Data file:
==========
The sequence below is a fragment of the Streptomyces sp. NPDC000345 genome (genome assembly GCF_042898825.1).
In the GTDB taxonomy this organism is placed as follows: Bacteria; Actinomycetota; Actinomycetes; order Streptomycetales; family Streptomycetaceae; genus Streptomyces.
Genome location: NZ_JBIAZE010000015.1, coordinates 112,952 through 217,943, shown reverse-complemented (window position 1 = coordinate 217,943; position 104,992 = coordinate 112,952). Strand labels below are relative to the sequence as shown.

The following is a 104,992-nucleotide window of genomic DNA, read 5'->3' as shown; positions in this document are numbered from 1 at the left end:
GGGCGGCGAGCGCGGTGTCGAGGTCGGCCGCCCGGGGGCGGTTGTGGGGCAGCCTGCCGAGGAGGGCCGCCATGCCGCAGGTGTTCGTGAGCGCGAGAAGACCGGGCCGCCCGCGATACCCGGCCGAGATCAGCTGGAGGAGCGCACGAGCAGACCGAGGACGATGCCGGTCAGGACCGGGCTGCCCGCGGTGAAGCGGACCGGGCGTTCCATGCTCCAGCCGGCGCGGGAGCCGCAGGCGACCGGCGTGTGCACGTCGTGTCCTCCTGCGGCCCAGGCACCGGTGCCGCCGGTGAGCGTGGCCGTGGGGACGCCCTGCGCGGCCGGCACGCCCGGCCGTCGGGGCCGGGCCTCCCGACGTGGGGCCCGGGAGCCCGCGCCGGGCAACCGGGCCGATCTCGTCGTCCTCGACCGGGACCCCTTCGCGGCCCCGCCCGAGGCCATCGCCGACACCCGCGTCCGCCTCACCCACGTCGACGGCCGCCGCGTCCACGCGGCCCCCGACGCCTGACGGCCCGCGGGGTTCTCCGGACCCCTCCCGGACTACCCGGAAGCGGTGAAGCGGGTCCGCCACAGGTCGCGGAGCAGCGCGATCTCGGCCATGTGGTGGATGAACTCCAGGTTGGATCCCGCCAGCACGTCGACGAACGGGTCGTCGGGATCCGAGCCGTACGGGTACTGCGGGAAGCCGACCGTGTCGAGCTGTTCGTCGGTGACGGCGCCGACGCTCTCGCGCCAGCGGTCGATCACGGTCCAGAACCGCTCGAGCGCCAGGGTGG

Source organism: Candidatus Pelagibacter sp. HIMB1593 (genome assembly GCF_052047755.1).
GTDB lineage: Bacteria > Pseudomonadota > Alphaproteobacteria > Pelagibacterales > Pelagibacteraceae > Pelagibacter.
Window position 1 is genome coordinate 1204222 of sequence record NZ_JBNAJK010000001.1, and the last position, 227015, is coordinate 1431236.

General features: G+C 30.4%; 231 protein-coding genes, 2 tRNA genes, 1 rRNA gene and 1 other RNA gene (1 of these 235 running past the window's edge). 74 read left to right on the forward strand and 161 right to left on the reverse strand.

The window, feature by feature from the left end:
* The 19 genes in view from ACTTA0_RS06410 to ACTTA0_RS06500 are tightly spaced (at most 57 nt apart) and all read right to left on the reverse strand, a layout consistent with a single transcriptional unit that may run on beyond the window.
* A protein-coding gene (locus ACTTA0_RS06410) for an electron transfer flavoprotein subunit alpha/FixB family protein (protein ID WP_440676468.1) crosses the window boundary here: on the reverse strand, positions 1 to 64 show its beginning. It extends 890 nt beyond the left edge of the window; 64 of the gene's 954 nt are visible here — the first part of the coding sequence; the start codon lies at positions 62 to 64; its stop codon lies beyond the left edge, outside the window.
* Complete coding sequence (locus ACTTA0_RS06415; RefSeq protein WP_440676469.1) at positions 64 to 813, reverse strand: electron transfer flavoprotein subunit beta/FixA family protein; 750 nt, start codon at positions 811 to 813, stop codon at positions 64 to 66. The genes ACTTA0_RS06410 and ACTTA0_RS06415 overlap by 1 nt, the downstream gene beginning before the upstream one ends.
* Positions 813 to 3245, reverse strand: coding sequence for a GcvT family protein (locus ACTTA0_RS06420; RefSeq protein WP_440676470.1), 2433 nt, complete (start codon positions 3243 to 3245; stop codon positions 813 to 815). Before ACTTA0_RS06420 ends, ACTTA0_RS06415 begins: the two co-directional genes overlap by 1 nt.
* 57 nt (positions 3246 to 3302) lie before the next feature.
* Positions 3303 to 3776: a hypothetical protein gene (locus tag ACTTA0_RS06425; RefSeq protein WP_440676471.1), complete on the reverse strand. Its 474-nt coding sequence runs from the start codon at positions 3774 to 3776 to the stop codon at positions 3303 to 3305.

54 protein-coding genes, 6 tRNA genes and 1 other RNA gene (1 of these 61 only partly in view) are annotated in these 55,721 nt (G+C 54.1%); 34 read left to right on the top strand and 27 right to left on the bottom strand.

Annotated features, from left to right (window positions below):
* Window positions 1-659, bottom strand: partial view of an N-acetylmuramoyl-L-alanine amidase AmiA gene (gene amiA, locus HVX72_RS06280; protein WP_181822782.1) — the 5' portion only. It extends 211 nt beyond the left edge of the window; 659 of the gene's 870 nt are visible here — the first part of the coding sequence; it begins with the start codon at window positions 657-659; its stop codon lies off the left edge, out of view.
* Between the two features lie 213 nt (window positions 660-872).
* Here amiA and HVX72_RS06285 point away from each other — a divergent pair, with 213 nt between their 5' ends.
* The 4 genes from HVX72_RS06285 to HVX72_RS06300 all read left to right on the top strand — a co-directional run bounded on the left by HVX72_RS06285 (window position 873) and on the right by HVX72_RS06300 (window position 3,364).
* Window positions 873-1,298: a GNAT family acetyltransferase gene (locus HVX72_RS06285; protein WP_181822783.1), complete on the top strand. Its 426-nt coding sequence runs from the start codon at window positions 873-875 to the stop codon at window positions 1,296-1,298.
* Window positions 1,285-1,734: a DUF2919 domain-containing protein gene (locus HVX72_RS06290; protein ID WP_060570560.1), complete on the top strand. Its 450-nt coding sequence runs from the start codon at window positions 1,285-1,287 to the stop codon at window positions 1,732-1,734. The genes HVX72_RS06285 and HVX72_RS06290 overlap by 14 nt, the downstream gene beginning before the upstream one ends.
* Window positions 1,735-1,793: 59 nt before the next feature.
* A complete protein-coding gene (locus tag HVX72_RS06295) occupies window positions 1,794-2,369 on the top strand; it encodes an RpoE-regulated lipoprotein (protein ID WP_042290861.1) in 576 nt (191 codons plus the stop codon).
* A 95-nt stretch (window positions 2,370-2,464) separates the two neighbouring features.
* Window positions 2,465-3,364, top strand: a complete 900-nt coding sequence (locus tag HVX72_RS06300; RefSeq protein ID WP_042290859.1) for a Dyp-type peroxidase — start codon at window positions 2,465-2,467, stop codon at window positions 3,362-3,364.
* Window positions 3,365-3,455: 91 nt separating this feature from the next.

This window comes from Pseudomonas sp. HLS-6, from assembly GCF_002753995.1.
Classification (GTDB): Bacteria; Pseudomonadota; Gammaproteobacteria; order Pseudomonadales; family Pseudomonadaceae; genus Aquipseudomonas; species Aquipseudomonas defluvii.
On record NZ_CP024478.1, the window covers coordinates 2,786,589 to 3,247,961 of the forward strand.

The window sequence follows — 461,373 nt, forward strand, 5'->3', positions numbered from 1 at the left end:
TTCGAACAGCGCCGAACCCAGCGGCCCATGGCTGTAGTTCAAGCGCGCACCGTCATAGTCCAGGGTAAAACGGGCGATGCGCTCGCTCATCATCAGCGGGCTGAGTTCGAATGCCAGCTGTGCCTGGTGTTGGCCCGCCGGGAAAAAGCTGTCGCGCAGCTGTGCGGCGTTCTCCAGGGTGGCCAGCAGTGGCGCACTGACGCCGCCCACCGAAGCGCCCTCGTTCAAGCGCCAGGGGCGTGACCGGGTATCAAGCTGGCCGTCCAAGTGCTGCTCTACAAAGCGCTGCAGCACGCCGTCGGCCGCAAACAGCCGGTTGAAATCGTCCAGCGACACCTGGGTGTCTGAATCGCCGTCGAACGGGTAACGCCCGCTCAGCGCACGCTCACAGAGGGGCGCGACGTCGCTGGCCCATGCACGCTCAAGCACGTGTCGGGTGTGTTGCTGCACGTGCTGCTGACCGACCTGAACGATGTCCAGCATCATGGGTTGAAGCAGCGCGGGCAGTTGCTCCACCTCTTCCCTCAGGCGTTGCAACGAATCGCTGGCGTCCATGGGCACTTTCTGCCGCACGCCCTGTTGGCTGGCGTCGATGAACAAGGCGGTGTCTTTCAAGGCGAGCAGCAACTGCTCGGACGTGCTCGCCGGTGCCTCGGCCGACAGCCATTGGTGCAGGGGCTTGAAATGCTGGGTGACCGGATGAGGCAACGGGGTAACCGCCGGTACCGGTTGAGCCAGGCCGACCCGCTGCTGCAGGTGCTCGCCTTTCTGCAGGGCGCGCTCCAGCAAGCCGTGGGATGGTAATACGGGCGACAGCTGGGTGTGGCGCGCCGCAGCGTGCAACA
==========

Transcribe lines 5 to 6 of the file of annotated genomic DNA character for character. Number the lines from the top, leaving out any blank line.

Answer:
GGGCGGCGAGCGCGGTGTCGAGGTCGGCCGCCCGGGGGCGGTTGTGGGGCAGCCTGCCGAGGAGGGCCGCCATGCCGCAGGTGTTCGTGAGCGCGAGAAGACCGGGCCGCCCGCGATACCCGGCCGAGATCAGCTGGAGGAGCGCACGAGCAGACCGAGGACGATGCCGGTCAGGACCGGGCTGCCCGCGGTGAAGCGGACCGGGCGTTCCATGCTCCAGCCGGCGCGGGAGCCGCAGGCGACCGGCGTGTGCACGTCGTGTCCTCCTGCGGCCCAGGCACCGGTGCCGCCGGTGAGCGTGGCCGTGGGGACGCCCTGCGCGGCCGGCACGCCCGGCCGTCGGGGCCGGGCCTCCCGACGTGGGGCCCGGGAGCCCGCGCCGGGCAACCGGGCCGATCTCGTCGTCCTCGACCGGGACCCCTTCGCGGCCCCGCCCGAGGCCATCGCCGACACCCGCGTCCGCCTCACCCACGTCGACGGCCGCCGCGTCCACGCGGCCCCCGACGCCTGACGGCCCGCGGGGTTCTCCGGACCCCTCCCGGACTACCCGGAAGCGGTGAAGCGGGTCCGCCACAGGTCGCGGAGCAGCGCGATCTCGGCCATGTGGTGGATGAACTCCAGGTTGGATCCCGCCAGCACGTCGACGAACGGGTCGTCGGGATCCGAGCCGTACGGGTACTGCGGGAAGCCGACCGTGTCGAGCTGTTCGTCGGTGACGGCGCCGACGCTCTCGCGCCAGCGGTCGATCACGGTCCAGAACCGCTCGAGCGCCAGGGTGG

Source organism: Candidatus Pelagibacter sp. HIMB1593 (genome assembly GCF_052047755.1).